3. have the ability to focus on tasks for a long period of time without needing supervision or incentive
4. are more logical than emotional, spending a lot of time “computing” in their minds
5. are often passionately devoted to -and eager to expound on- topics of particular interest to them
6. are visual, 3-dimensional thinkers, which lends itself to countless creative applications
7. have a higher “fluid intelligence” than “typical” people (i.e., the ability to find meaning in confusion, solve new problems, and draw inferences and understand the relationships of various concepts, independent of acquired knowledge)
8. have strong rote skills
9. have terrific memories and are able to memorize large amounts of information
10. pay attention to detail, sometimes with painstaking perfection
11. are not restricted to any social expectations that they have to meet
12. are not as concerned about their external appearance in comparison to “typical” people
13. rarely judge other people based on who is smarter, richer or faster
14. usually have a higher than average general IQ
15. are often precocious in speaking and reading and tend to use sophisticated or formal language
…and this is my short list!
Mark Hutten, M.A.
“We’re in the process of having my husband assessed for ASD. We’ve had numerous problems in the past that have brought us to this point. The doctor said he believes my husband may have a few ‘comorbid’ conditions as well. What other conditions might there be?”
For people on the autism spectrum with avoidant personality, evaluating for the presence of psychiatric disorders (e.g., depression, drug/alcohol abuse, anxiety disorders) is extremely important. Also, because “anxiety tendencies” are often found in other family members, a family psychiatric history is beneficial.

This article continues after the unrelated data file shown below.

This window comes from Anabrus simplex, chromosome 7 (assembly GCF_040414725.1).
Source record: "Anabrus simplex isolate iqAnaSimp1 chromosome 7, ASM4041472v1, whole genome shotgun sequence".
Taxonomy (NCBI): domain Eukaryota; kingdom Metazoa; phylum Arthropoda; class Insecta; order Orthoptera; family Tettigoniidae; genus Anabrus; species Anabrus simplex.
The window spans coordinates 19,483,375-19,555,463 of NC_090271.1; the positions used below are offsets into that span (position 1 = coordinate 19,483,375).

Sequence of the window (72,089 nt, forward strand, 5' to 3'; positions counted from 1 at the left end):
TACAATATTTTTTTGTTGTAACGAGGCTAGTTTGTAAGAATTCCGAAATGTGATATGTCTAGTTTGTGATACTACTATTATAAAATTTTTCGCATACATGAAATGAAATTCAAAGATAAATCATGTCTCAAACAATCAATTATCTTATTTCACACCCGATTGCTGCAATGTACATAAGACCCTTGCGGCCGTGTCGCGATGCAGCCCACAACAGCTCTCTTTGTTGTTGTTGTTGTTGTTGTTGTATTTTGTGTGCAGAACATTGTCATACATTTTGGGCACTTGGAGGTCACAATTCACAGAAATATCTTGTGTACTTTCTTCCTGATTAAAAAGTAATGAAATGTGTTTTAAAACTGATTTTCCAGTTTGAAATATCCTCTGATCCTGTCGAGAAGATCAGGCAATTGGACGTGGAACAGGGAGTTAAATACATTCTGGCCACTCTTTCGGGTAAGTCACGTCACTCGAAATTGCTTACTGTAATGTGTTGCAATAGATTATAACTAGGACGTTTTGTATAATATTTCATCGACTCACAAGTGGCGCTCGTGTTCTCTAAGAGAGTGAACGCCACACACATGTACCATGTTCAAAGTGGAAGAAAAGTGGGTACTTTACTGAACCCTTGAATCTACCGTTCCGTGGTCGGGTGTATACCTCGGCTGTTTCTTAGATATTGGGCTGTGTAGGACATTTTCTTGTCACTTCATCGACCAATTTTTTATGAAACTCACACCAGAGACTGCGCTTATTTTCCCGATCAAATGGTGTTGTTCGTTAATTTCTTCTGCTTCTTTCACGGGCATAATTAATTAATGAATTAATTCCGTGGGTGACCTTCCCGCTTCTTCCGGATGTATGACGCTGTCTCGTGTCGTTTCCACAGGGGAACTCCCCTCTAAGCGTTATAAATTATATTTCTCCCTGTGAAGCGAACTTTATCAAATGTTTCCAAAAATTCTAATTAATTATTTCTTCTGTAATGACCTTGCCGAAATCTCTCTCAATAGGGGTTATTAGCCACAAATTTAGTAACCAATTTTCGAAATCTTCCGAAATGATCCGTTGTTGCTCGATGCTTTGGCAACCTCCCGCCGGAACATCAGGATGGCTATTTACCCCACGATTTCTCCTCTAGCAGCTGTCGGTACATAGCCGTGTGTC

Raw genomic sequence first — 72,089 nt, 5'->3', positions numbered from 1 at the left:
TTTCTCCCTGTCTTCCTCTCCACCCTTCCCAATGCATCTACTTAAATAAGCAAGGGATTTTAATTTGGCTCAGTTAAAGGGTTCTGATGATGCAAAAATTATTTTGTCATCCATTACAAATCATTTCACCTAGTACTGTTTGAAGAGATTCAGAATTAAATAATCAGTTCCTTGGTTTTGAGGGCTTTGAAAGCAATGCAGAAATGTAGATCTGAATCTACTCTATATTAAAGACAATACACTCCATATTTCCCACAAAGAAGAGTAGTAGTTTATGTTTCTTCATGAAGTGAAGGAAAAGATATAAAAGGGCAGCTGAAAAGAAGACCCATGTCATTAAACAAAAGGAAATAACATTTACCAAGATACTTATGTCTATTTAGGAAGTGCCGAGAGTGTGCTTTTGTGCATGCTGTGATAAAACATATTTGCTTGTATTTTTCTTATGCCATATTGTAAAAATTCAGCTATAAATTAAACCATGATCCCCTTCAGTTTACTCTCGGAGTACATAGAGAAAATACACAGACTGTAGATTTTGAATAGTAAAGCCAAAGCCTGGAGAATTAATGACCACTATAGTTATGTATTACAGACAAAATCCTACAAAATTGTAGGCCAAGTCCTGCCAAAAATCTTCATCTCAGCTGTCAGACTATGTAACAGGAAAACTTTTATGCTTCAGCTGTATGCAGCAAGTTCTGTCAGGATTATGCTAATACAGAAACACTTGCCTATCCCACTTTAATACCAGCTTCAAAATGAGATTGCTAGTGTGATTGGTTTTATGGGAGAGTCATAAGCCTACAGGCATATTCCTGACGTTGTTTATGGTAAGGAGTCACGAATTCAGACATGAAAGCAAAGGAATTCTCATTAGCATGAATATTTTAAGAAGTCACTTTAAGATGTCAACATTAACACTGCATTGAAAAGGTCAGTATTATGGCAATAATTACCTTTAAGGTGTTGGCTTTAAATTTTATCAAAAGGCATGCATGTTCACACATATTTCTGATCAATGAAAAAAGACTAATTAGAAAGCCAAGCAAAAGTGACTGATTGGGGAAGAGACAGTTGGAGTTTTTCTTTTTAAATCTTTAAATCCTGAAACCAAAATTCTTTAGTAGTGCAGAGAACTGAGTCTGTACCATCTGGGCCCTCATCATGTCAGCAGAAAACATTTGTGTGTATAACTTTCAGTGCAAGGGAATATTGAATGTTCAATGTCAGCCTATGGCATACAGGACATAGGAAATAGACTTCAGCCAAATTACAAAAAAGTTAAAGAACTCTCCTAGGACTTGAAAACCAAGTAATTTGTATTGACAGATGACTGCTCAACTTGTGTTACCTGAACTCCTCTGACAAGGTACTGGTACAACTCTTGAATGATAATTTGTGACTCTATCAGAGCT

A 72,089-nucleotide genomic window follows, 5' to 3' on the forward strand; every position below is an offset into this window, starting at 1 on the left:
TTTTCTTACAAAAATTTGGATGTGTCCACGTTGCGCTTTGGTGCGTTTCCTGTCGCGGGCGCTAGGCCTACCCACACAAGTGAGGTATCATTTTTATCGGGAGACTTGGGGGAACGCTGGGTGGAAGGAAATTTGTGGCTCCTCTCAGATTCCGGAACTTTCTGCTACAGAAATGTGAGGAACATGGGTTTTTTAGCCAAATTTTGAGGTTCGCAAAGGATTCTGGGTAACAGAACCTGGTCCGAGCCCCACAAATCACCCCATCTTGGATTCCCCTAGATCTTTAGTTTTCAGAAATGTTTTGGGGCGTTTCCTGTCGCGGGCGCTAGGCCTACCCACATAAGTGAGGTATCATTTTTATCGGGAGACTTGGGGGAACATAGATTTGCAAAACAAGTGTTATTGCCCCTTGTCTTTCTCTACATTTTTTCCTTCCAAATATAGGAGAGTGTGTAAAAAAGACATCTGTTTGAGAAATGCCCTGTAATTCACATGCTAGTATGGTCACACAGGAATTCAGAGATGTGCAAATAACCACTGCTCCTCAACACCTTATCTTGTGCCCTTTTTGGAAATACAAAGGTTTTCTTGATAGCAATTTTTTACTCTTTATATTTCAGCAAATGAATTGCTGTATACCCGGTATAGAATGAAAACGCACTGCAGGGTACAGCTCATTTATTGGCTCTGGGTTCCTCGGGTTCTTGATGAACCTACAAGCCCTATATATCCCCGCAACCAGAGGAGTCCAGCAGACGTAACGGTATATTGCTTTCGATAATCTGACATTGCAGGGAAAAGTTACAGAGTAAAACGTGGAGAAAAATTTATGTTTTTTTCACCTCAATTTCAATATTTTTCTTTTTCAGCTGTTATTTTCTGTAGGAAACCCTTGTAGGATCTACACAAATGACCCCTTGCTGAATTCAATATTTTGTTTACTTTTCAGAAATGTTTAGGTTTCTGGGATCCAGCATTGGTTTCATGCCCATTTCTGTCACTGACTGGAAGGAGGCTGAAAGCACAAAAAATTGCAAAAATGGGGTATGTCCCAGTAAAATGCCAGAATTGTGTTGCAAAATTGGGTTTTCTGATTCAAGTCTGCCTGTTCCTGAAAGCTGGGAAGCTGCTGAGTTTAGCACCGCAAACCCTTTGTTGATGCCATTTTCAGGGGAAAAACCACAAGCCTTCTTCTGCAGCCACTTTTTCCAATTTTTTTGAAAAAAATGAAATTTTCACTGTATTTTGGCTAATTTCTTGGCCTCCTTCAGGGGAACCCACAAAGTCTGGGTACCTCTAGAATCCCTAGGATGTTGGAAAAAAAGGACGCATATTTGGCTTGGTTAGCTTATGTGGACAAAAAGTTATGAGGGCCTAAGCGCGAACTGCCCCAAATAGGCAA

A cycle for the individual with avoidant tendencies looks like this:
==> low social/emotional intelligence due to ASD ==> results in poor social skills ==> results in social mistakes/failures ==> results in teasing, rejection, ridicule by others ==> results in avoiding social situations as much as possible
Quick tips for people with ASD & Avoidant Personality—
• Work on your communication skills. Good relationships depend on clear, emotionally-intelligent communication. If you find that you have trouble connecting to others, learning the basic skills of emotional competency can help.
• Take a social skills class or an assertiveness training class. These classes may be offered at your nearest community college.
• Learn how to control the physical symptoms of social anxiety through relaxation techniques and breathing exercises.
• Get adequate sleep. When you’re sleep deprived, you’re more vulnerable to anxiety. Being well rested will help you stay calm in social situations.
• Face the social situations you fear in a gradual, systematic way, rather than avoiding them.
• Challenge negative, unhelpful thoughts that trigger and fuel social anxiety, replacing them with more balanced views.
ASD is often characterized by a lack of impulse control. People on the autism spectrum are sometimes labeled unmanageable or aggressive because of their impulsivity (e.g., they may act on a whim, display behavior characterized by little - or no - forethought/reflection/consideration of the consequences).
Even though adults on the spectrum can be caring and sensitive, their good qualities are often overshadowed by their lack of impulse control (i.e., their ability to "self-regulate" is compromised).
The inability to self-regulate is often a contributing factor to relationship problems. For example:
“How can my spouse [with ASD] give me the impression that he’s listening to me, yet after the conversation, it’s clear to me that he didn’t understand what I was saying, because he doesn’t follow through with what I had asked him to do - and doesn’t even remember what I asked?”
Traits of weak central coherence include:
On a positive note, the ability to focus on details can also be a strength, as evidenced by individuals with ASD who show remarkable ability in subjects such as mathematics, computer science and engineering.
18 Video Playlist: How to Cope in an ASD+NT Relationship--
|Mark Hutten, M.A. - Counseling Psychologist|